- The Goods and Services Tax (GST) was introduced in India on July 1, 2017. The implementation of the Goods and Services Tax (GST) in India has been a significant step towards simplifying the indirect tax structure in the country. Recently, the Central Board of Indirect Taxes and Customs (CBIC) issued new notifications to bring in changes to the GST rate structure, exemptions, and compensation cess. These changes were recommended in the 49th meeting of the GST Council, indicating the government’s commitment to ensuring a smooth and efficient GST system. However, despite these efforts, some challenges persist in the functioning of the GST system. Let’s examine the present situation, positive effects, challenges, and conclusion of GST@5 years.
- In February 2023, the total gross GST revenue collected amounted to Rs. 1,49,577 crore, indicating a 12% increase from the GST revenue collected during the corresponding month of the previous year.
- GST collection in Jan 2023 crossed ₹1.5 lakh crore mark for the 3rd time this financial year, 2nd only to the highest collection in April 2022 of ₹1.68 lakh crore. The trend of growth in GST collection is consistent and sustainable.
- The indirect tax consists of 17% of the total revenue of the government, which is more than what the government receives from income tax, union excise duties, as well as corporation tax.
- The number of GST returns and the statement of invoices filed by the end of the month has seen a significant increase in recent years, with a total of 2.42 crore GST returns filed in the October-December 2022 quarter, compared to 2.19 crore in the same quarter of the previous year. This improvement in compliance is a result of various policy changes introduced throughout the year.
- GST has simplified the indirect tax system by subsuming multiple taxes and cesses into a single tax structure.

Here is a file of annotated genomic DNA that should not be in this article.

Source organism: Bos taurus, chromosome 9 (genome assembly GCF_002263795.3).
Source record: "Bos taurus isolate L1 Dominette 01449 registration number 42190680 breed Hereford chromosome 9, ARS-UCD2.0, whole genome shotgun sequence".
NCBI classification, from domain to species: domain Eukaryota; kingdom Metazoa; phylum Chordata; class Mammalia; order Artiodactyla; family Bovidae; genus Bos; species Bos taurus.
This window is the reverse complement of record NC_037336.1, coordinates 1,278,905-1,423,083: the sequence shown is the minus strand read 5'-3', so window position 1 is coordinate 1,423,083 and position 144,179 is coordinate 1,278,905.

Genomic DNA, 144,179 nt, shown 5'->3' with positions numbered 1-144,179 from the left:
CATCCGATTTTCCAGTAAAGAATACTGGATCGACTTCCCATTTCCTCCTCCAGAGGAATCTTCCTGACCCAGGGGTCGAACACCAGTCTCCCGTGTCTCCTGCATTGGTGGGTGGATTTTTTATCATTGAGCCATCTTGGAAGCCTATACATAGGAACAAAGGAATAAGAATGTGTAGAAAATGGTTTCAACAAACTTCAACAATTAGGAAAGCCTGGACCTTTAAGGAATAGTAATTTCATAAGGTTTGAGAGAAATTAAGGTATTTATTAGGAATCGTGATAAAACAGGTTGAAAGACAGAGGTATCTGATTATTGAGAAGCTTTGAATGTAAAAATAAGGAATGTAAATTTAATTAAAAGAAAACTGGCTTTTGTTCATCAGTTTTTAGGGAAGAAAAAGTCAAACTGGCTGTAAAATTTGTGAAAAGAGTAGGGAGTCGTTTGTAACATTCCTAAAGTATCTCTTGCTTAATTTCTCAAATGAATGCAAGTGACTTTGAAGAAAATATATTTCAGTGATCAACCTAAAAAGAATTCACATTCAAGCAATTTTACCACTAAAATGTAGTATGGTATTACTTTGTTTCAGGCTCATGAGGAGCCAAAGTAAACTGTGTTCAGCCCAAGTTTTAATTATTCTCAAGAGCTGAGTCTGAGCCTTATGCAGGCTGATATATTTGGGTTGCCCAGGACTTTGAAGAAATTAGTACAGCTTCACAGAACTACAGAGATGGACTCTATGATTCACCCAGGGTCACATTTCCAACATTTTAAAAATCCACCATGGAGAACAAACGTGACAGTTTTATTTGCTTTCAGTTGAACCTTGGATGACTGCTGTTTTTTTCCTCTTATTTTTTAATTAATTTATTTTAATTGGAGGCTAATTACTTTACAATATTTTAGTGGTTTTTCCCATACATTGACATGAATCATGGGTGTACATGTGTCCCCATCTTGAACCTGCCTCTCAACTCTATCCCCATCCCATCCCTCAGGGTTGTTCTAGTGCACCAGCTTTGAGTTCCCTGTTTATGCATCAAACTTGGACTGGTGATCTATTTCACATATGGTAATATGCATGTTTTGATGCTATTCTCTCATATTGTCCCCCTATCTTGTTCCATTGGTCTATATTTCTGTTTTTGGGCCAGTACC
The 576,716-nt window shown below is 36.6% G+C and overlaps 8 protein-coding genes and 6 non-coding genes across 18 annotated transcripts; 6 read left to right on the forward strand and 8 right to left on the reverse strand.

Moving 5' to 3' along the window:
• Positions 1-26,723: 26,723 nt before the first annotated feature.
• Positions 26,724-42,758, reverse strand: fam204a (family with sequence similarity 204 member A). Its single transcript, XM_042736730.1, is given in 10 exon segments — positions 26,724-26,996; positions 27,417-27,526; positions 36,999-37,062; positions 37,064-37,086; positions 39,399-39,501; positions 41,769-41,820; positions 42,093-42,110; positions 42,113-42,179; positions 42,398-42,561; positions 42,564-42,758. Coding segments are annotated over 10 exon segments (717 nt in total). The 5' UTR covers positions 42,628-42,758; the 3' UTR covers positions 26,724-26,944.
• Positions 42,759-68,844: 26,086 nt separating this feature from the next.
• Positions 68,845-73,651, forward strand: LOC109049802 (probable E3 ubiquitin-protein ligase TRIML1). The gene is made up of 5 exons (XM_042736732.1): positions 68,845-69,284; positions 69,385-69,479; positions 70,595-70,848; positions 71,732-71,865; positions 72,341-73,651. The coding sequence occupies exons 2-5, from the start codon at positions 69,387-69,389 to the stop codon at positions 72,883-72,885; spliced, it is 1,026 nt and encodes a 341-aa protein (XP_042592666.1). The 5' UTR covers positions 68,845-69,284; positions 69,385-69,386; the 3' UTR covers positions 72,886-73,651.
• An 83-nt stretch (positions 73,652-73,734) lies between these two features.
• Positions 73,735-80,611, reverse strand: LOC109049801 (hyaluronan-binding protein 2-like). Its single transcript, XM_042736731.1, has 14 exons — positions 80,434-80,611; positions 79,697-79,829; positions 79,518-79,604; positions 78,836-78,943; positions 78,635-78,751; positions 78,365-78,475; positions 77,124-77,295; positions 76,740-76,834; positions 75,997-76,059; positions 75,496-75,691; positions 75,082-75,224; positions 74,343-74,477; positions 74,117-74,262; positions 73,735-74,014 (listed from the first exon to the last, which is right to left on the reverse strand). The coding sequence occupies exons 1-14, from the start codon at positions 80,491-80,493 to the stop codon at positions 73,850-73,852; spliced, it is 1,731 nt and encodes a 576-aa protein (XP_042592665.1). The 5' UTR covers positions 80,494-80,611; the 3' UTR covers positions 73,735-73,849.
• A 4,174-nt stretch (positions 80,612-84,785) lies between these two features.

- GST has empowered businesses by improving the ease of doing business in India, reducing the burden of multiple tax filings and compliance requirements, and making compliance easier and smoother.
- GST has brought positive effects such as plugging revenue leakages and addressing procedural issues.
- Tax evasion has been curbed due to the implementation of GST.
- Robust GST collections have been observed and monthly revenues have been more than Rs. 1.4 lakh crore for continuous 12 months.
- The use of data analytics and artificial intelligence has helped identify and track risky taxpayers and tax evasion cases.
- Implementing GST is still challenging due to issues with tax slabs, Input Tax Credits, and refunds. Having multiple tax slabs can confuse businesses, and claiming ITC and refunds can be complicated and time-consuming. To make it easier for businesses to comply, the processes need to be simplified and rationalized.
- Recent data reveals that 57,111 cases of GST offences have been registered between July 2017 and February 2023, with the highest number of cases registered in the fiscal year 2022-23. This suggests that certain businesses are facing challenges in adhering to the GST regulations, despite efforts to simplify the system. Therefore, it is imperative for the government to take measures to educate businesses about the GST system and simplify the compliance process.
- The GST Tribunals are responsible for adjudicating disputes between taxpayers and the tax authorities. However, the functioning of these Tribunals has been hampered due to delays in their setup, leading to a halt in tax recovery. This delay not only impacts businesses but also the government’s revenue collection. Therefore, the government needs to speed up the setup of these Tribunals to ensure the timely resolution of disputes and tax recovery.
- The inclusion of petroleum products and real estate in the GST regime has been a longstanding demand. However, this is yet to be implemented due to concerns over revenue loss and the impact on the industry.
The implementation of GST has been a significant step towards simplifying the tax system in India. It has brought about several positive changes, such as plugging revenue leakages, improving compliance, and creating a level playing field for businesses. However, five years since its implementation, there are still some challenges that need to be addressed, such as rationalization of tax slabs, Input Tax Credit, and refunds. The GST authorities need to continue working towards addressing these issues to make the system more transparent and easier for businesses to comply with. Overall, GST has the potential to bring about long-term benefits for the economy, and with continued efforts towards improvement, it can continue to drive growth and development in the years to come.
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